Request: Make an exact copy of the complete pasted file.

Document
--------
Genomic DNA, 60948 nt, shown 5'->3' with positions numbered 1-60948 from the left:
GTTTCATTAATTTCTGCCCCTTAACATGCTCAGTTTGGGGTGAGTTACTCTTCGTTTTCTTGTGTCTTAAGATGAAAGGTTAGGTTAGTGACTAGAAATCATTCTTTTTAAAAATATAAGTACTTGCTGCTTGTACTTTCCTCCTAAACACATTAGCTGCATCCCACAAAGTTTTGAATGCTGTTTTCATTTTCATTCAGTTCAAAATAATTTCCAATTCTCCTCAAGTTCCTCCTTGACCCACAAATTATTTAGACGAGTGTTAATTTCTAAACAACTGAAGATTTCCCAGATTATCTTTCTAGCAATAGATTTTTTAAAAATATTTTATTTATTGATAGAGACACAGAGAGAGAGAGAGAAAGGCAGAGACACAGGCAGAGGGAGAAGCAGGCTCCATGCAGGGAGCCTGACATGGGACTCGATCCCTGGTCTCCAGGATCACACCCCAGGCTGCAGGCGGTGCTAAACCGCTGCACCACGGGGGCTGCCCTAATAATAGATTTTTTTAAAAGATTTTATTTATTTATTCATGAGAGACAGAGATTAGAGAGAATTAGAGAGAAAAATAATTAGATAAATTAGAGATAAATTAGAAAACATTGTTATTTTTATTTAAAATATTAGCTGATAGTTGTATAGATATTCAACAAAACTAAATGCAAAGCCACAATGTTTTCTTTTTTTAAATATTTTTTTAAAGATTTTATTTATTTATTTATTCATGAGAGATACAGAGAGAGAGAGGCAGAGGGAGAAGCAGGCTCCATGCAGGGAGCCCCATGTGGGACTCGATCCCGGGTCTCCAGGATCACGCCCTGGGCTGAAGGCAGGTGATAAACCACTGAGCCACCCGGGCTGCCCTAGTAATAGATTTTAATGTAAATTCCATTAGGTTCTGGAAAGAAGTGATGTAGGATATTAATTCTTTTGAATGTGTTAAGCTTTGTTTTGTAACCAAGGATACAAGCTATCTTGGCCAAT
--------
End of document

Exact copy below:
Genomic DNA, 60948 nt, shown 5'->3' with positions numbered 1-60948 from the left:
GTTTCATTAATTTCTGCCCCTTAACATGCTCAGTTTGGGGTGAGTTACTCTTCGTTTTCTTGTGTCTTAAGATGAAAGGTTAGGTTAGTGACTAGAAATCATTCTTTTTAAAAATATAAGTACTTGCTGCTTGTACTTTCCTCCTAAACACATTAGCTGCATCCCACAAAGTTTTGAATGCTGTTTTCATTTTCATTCAGTTCAAAATAATTTCCAATTCTCCTCAAGTTCCTCCTTGACCCACAAATTATTTAGACGAGTGTTAATTTCTAAACAACTGAAGATTTCCCAGATTATCTTTCTAGCAATAGATTTTTTAAAAATATTTTATTTATTGATAGAGACACAGAGAGAGAGAGAGAAAGGCAGAGACACAGGCAGAGGGAGAAGCAGGCTCCATGCAGGGAGCCTGACATGGGACTCGATCCCTGGTCTCCAGGATCACACCCCAGGCTGCAGGCGGTGCTAAACCGCTGCACCACGGGGGCTGCCCTAATAATAGATTTTTTTAAAAGATTTTATTTATTTATTCATGAGAGACAGAGATTAGAGAGAATTAGAGAGAAAAATAATTAGATAAATTAGAGATAAATTAGAAAACATTGTTATTTTTATTTAAAATATTAGCTGATAGTTGTATAGATATTCAACAAAACTAAATGCAAAGCCACAATGTTTTCTTTTTTTAAATATTTTTTTAAAGATTTTATTTATTTATTTATTCATGAGAGATACAGAGAGAGAGAGGCAGAGGGAGAAGCAGGCTCCATGCAGGGAGCCCCATGTGGGACTCGATCCCGGGTCTCCAGGATCACGCCCTGGGCTGAAGGCAGGTGATAAACCACTGAGCCACCCGGGCTGCCCTAGTAATAGATTTTAATGTAAATTCCATTAGGTTCTGGAAAGAAGTGATGTAGGATATTAATTCTTTTGAATGTGTTAAGCTTTGTTTTGTAACCAAGGATACAAGCTATCTTGGCCAAT